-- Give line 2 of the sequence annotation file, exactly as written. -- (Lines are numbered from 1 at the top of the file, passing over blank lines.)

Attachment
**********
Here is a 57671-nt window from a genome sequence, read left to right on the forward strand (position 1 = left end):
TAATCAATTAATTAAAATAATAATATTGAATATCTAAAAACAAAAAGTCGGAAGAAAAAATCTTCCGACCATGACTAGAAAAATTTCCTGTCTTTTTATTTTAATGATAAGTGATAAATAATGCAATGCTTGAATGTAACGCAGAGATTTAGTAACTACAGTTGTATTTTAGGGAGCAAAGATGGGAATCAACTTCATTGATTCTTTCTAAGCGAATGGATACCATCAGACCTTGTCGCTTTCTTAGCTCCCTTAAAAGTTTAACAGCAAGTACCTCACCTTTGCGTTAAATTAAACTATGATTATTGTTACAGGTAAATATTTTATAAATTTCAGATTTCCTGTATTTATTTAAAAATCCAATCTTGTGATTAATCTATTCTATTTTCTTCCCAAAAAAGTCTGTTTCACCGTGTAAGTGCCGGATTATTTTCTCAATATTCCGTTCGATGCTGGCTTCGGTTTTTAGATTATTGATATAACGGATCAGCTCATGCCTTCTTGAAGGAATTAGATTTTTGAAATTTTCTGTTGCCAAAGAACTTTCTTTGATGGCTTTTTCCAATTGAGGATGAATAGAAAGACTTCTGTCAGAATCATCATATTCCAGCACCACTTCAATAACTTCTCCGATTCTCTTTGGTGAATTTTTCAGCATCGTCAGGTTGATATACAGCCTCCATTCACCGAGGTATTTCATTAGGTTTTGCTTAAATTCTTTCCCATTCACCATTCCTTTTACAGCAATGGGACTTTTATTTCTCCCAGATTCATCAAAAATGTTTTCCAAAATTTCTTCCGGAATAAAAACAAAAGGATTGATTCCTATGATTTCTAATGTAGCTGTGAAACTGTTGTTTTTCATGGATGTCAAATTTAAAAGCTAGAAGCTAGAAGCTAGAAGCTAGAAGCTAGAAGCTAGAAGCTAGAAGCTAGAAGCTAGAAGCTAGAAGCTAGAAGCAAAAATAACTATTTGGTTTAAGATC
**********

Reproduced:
TAATCAATTAATTAAAATAATAATATTGAATATCTAAAAACAAAAAGTCGGAAGAAAAAATCTTCCGACCATGACTAGAAAAATTTCCTGTCTTTTTATTTTAATGATAAGTGATAAATAATGCAATGCTTGAATGTAACGCAGAGATTTAGTAACTACAGTTGTATTTTAGGGAGCAAAGATGGGAATCAACTTCATTGATTCTTTCTAAGCGAATGGATACCATCAGACCTTGTCGCTTTCTTAGCTCCCTTAAAAGTTTAACAGCAAGTACCTCACCTTTGCGTTAAATTAAACTATGATTATTGTTACAGGTAAATATTTTATAAATTTCAGATTTCCTGTATTTATTTAAAAATCCAATCTTGTGATTAATCTATTCTATTTTCTTCCCAAAAAAGTCTGTTTCACCGTGTAAGTGCCGGATTATTTTCTCAATATTCCGTTCGATGCTGGCTTCGGTTTTTAGATTATTGATATAACGGATCAGCTCATGCCTTCTTGAAGGAATTAGATTTTTGAAATTTTCTGTTGCCAAAGAACTTTCTTTGATGGCTTTTTCCAATTGAGGATGAATAGAAAGACTTCTGTCAGAATCATCATATTCCAGCACCACTTCAATAACTTCTCCGATTCTCTTTGGTGAATTTTTCAGCATCGTCAGGTTGATATACAGCCTCCATTCACCGAGGTATTTCATTAGGTTTTGCTTAAATTCTTTCCCATTCACCATTCCTTTTACAGCAATGGGACTTTTATTTCTCCCAGATTCATCAAAAATGTTTTCCAAAATTTCTTCCGGAATAAAAACAAAAGGATTGATTCCTATGATTTCTAATGTAGCTGTGAAACTGTTGTTTTTCATGGATGTCAAATTTAAAAGCTAGAAGCTAGAAGCTAGAAGCTAGAAGCTAGAAGCTAGAAGCTAGAAGCTAGAAGCTAGAAGCTAGAAGCTAGAAGCAAAAATAACTATTTGGTTTAAGATC